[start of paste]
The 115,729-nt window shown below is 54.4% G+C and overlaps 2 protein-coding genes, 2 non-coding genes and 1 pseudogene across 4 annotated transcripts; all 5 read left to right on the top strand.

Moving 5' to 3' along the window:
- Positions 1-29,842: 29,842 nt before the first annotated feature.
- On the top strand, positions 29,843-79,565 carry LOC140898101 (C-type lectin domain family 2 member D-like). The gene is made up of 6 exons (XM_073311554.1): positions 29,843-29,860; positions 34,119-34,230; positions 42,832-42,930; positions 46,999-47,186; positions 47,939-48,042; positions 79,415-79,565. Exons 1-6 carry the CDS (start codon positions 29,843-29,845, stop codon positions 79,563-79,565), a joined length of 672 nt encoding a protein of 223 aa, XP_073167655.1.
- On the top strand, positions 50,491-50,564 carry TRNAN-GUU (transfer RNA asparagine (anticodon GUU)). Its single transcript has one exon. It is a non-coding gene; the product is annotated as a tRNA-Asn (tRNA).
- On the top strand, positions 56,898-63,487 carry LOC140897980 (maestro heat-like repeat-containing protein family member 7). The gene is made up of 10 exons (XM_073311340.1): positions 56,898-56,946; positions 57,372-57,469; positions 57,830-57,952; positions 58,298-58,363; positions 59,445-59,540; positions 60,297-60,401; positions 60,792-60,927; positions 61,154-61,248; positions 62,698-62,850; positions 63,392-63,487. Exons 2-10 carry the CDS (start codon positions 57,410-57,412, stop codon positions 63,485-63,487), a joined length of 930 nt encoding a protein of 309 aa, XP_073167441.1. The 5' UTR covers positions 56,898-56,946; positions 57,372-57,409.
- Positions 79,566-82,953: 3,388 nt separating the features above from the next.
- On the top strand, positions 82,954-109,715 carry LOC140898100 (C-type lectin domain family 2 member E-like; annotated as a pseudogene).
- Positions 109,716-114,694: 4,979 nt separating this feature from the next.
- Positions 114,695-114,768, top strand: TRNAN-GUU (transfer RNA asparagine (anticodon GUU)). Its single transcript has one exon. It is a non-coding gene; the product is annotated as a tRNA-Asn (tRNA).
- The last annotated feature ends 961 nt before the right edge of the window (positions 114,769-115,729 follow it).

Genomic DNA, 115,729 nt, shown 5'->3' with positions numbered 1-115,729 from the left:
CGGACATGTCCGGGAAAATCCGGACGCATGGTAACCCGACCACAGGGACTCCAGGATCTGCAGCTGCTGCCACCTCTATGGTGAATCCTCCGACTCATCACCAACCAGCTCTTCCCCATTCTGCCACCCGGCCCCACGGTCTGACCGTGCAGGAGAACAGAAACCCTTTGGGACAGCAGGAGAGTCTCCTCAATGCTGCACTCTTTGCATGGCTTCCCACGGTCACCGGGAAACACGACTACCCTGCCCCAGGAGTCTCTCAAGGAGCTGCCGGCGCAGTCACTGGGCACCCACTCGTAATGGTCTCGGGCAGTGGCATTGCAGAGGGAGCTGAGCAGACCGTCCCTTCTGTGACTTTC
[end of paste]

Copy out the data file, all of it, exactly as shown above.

The 115,729-nt window shown below is 54.4% G+C and overlaps 2 protein-coding genes, 2 non-coding genes and 1 pseudogene across 4 annotated transcripts; all 5 read left to right on the top strand.

Moving 5' to 3' along the window:
- Positions 1-29,842: 29,842 nt before the first annotated feature.
- On the top strand, positions 29,843-79,565 carry LOC140898101 (C-type lectin domain family 2 member D-like). The gene is made up of 6 exons (XM_073311554.1): positions 29,843-29,860; positions 34,119-34,230; positions 42,832-42,930; positions 46,999-47,186; positions 47,939-48,042; positions 79,415-79,565. Exons 1-6 carry the CDS (start codon positions 29,843-29,845, stop codon positions 79,563-79,565), a joined length of 672 nt encoding a protein of 223 aa, XP_073167655.1.
- On the top strand, positions 50,491-50,564 carry TRNAN-GUU (transfer RNA asparagine (anticodon GUU)). Its single transcript has one exon. It is a non-coding gene; the product is annotated as a tRNA-Asn (tRNA).
- On the top strand, positions 56,898-63,487 carry LOC140897980 (maestro heat-like repeat-containing protein family member 7). The gene is made up of 10 exons (XM_073311340.1): positions 56,898-56,946; positions 57,372-57,469; positions 57,830-57,952; positions 58,298-58,363; positions 59,445-59,540; positions 60,297-60,401; positions 60,792-60,927; positions 61,154-61,248; positions 62,698-62,850; positions 63,392-63,487. Exons 2-10 carry the CDS (start codon positions 57,410-57,412, stop codon positions 63,485-63,487), a joined length of 930 nt encoding a protein of 309 aa, XP_073167441.1. The 5' UTR covers positions 56,898-56,946; positions 57,372-57,409.
- Positions 79,566-82,953: 3,388 nt separating the features above from the next.
- On the top strand, positions 82,954-109,715 carry LOC140898100 (C-type lectin domain family 2 member E-like; annotated as a pseudogene).
- Positions 109,716-114,694: 4,979 nt separating this feature from the next.
- Positions 114,695-114,768, top strand: TRNAN-GUU (transfer RNA asparagine (anticodon GUU)). Its single transcript has one exon. It is a non-coding gene; the product is annotated as a tRNA-Asn (tRNA).
- The last annotated feature ends 961 nt before the right edge of the window (positions 114,769-115,729 follow it).

Genomic DNA, 115,729 nt, shown 5'->3' with positions numbered 1-115,729 from the left:
CGGACATGTCCGGGAAAATCCGGACGCATGGTAACCCGACCACAGGGACTCCAGGATCTGCAGCTGCTGCCACCTCTATGGTGAATCCTCCGACTCATCACCAACCAGCTCTTCCCCATTCTGCCACCCGGCCCCACGGTCTGACCGTGCAGGAGAACAGAAACCCTTTGGGACAGCAGGAGAGTCTCCTCAATGCTGCACTCTTTGCATGGCTTCCCACGGTCACCGGGAAACACGACTACCCTGCCCCAGGAGTCTCTCAAGGAGCTGCCGGCGCAGTCACTGGGCACCCACTCGTAATGGTCTCGGGCAGTGGCATTGCAGAGGGAGCTGAGCAGACCGTCCCTTCTGTGACTTTC